Orange signifies abundance, pleasure, well-being, and sexuality. Orange may be used to stimulate different organs in the human body for physical healing. It revitalizes you and gives you increased mental energy. It can increase your feeling of connectedness between your mind and body. However, color therapists usually avoid this color for you if you're prone to anxiety.


The color red is even more stimulating than orange. It influences emotional issues like financial independence and physical survival. Red orange may also produce similar effects. It's mostly used for physical healing because its emotional effects can be extreme. Color therapists avoid shining red light on your head, as this can cause intense agitation. Infrared can also be used by a skilled color therapist if done so with caution. Neither red nor infrared is used for someone who has severe mental conditions.


Purple is most strongly associated with beauty, spirituality, and bliss. In color therapy, violet is often used on the forehead and neck to initiate feelings of calm and relaxation within the human body. However, it's recommended for use on any part of the body.

The Use Of Color In Art Therapy

Color is a major consideration for art therapists as well. They may instruct their clients to paint with a certain color that will bring out their issues or help them deal with them. Or, they may leave the color to the client and simply notice what colors they choose and how they combine the color with lines.

In art therapy, the client's use of orange might sometimes be an indication that the client suffered some form of sexual abuse in their past. Gray might show that they're feeling depressed, hopeless, or cut off from their emotions.

While art therapy isn't technically color therapy, the two methods do recognize many of the same effects of each of the colors in the visual spectrum.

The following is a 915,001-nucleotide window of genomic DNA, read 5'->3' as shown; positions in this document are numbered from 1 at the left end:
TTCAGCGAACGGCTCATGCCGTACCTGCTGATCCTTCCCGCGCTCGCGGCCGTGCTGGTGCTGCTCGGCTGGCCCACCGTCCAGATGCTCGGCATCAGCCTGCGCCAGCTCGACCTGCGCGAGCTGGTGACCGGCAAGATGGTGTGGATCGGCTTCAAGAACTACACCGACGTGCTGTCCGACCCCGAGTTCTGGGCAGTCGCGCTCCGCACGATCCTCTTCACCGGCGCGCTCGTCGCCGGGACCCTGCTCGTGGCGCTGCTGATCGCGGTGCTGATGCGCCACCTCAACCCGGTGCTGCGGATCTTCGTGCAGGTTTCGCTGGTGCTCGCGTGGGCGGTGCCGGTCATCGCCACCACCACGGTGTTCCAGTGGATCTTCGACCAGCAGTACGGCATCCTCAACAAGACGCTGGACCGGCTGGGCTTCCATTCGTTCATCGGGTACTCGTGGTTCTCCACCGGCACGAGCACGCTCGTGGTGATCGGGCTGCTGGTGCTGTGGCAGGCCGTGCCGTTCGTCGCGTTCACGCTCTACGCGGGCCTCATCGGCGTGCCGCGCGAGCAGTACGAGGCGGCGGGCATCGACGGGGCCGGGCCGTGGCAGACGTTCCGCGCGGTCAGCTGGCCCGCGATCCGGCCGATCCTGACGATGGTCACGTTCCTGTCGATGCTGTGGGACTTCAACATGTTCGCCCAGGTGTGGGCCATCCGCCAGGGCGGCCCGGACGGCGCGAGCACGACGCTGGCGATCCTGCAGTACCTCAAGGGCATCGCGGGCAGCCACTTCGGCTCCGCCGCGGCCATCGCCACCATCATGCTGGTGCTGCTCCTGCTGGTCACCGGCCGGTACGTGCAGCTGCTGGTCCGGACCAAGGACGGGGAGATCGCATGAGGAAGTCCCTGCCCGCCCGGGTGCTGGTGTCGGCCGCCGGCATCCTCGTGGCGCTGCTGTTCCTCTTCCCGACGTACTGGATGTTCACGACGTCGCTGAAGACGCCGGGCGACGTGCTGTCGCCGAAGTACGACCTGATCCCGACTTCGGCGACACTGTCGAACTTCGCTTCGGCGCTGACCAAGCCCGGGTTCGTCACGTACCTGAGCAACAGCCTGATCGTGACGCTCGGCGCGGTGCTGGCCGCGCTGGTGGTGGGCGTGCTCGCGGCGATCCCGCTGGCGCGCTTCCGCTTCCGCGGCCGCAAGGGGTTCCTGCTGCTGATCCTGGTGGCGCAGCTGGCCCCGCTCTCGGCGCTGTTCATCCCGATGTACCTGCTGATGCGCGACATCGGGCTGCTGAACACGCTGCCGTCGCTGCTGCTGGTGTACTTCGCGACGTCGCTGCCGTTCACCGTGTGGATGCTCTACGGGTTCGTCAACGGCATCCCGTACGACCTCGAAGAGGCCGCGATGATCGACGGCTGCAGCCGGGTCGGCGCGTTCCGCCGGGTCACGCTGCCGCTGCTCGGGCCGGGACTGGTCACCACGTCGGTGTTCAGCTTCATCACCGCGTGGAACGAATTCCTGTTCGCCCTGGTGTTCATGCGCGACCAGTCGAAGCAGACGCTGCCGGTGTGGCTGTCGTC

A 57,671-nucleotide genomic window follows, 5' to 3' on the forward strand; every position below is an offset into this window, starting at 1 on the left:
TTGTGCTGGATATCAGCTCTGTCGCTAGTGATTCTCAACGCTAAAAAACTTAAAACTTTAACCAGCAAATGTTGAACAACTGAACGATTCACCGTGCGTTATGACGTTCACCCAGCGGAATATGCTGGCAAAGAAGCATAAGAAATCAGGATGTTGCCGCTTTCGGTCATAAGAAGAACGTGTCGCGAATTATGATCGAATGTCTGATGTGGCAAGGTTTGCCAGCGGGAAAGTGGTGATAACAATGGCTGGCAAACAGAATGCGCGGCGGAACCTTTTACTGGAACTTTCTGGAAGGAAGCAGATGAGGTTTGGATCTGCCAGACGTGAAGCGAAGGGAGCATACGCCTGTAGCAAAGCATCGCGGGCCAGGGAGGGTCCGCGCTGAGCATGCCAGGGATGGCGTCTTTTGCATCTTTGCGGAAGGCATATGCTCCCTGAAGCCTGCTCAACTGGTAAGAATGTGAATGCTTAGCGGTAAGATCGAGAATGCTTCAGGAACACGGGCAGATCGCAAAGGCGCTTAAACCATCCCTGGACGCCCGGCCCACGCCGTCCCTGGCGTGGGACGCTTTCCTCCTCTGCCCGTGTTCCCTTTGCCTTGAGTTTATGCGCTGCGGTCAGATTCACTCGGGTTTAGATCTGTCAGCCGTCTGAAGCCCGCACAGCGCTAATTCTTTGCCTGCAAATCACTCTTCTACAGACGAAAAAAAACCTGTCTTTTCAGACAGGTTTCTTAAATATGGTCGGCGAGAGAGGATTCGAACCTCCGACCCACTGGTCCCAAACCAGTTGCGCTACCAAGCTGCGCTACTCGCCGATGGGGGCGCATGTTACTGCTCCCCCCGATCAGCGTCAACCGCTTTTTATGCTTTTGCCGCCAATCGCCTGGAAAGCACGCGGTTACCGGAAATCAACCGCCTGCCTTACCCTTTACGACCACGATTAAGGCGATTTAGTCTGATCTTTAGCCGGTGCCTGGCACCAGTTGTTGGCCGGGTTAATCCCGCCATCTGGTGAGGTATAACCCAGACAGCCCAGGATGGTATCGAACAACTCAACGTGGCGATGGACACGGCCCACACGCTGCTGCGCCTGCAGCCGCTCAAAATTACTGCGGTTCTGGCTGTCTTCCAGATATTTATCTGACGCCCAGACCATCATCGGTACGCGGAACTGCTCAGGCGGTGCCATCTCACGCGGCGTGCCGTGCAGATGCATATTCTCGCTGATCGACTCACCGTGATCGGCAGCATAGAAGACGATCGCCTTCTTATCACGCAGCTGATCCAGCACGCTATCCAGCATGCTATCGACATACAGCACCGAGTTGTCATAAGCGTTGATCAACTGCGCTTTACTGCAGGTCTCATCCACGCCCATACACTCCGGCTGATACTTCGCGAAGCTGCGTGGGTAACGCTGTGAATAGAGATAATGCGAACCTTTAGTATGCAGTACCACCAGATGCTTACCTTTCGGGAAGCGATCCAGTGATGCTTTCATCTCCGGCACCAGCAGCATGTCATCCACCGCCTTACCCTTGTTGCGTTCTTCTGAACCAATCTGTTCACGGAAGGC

Why Is Color Therapy Controversial?

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As a science, color therapy is in its infant stages, if it's even been born into modern thinking. Some research is in progress, and some has been completed. So far, the studies have not revealed any reliable evidence about if and how colors affect the physical body.

One 2004 review of studies on color use in healthcare settings revealed some interesting problems with the concepts behind color therapy.

  • There's no direct link between specific colors and health.
  • There's probably a connection between color and mood, but one specific color isn't directly associated with one specific mood.
  • Color changes the way we perceive and behave, but just how it affects us isn't clear.
  • Current thinking on color seems to be an oversimplification of a much more complex type of influence.

In some countries, color therapy is recognized as a healing treatment and is regulated by law. In other countries, color therapy is considered a scam and a waste of time and money. As research continues, color therapy may become more controversial or less so. For now, each person must decide whether color therapy is something they want to pursue or not.

Is Color Therapy Right For Me?

Color therapy may be helpful to you, and it may not. It's hard to say at this point. When deciding whether to have color therapy or apply it to yourself, consider these questions:

  • Am I willing to try something that isn't yet proven?
  • How much am I affected by colors in my environment? (Color more influences some people than others.)
  • Do I know enough about color therapy to try it for myself?
  • Would another type of therapy address my situation more effectively?